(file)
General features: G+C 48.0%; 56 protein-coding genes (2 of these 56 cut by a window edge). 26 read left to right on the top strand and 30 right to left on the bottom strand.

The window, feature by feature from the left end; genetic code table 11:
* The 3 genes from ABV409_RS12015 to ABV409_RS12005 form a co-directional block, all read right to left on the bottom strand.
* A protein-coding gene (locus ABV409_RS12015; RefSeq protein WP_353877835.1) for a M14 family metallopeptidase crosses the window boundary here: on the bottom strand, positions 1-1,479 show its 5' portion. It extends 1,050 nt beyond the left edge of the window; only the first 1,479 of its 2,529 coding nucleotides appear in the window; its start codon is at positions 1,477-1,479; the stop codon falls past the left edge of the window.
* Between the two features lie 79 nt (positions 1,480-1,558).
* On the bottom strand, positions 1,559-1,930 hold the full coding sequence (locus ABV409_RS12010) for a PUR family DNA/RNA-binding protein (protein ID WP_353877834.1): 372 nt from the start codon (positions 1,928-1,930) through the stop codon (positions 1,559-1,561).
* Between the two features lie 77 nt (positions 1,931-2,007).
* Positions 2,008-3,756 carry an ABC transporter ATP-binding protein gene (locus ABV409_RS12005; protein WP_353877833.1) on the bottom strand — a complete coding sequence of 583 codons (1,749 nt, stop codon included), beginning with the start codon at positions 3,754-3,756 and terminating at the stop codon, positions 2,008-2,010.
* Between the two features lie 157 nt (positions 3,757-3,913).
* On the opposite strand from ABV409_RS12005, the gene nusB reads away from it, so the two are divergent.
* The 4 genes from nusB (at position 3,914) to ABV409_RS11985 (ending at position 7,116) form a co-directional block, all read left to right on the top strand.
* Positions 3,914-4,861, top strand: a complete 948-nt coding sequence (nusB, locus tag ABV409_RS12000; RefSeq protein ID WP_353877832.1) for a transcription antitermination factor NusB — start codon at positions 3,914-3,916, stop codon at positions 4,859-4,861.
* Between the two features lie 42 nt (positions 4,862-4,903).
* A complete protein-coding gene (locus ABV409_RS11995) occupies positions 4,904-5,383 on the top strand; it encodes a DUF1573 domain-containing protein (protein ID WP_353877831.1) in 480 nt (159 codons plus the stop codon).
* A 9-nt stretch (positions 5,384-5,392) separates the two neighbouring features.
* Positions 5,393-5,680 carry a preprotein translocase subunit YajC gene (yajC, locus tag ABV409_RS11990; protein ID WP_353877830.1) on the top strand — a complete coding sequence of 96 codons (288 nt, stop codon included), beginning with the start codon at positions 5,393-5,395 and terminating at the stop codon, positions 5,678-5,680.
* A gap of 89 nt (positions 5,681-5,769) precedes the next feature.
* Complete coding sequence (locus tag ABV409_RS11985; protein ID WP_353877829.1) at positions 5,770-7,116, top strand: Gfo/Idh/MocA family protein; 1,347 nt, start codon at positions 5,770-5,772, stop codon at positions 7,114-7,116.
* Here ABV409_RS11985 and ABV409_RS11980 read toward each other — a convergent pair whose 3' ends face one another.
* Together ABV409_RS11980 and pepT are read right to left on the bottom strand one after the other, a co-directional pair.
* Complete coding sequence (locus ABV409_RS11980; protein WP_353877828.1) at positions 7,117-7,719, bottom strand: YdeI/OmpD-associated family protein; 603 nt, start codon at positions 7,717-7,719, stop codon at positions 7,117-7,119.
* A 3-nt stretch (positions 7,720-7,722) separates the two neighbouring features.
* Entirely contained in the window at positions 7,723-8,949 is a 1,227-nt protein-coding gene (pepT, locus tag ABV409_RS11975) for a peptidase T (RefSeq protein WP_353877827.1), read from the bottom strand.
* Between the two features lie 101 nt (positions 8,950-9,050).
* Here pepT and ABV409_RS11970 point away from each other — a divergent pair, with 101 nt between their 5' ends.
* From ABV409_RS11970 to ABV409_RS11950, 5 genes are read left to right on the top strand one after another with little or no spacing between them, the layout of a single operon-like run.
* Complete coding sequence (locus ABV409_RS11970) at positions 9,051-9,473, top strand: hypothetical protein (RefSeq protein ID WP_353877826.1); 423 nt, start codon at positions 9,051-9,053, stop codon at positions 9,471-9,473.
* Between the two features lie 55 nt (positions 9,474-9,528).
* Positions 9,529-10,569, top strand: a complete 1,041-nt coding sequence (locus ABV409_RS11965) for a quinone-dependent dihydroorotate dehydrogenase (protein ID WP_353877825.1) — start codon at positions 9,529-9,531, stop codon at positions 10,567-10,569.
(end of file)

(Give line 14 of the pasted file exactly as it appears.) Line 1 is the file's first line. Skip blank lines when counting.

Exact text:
* A complete protein-coding gene (locus ABV409_RS11995) occupies positions 4,904-5,383 on the top strand; it encodes a DUF1573 domain-containing protein (protein ID WP_353877831.1) in 480 nt (159 codons plus the stop codon).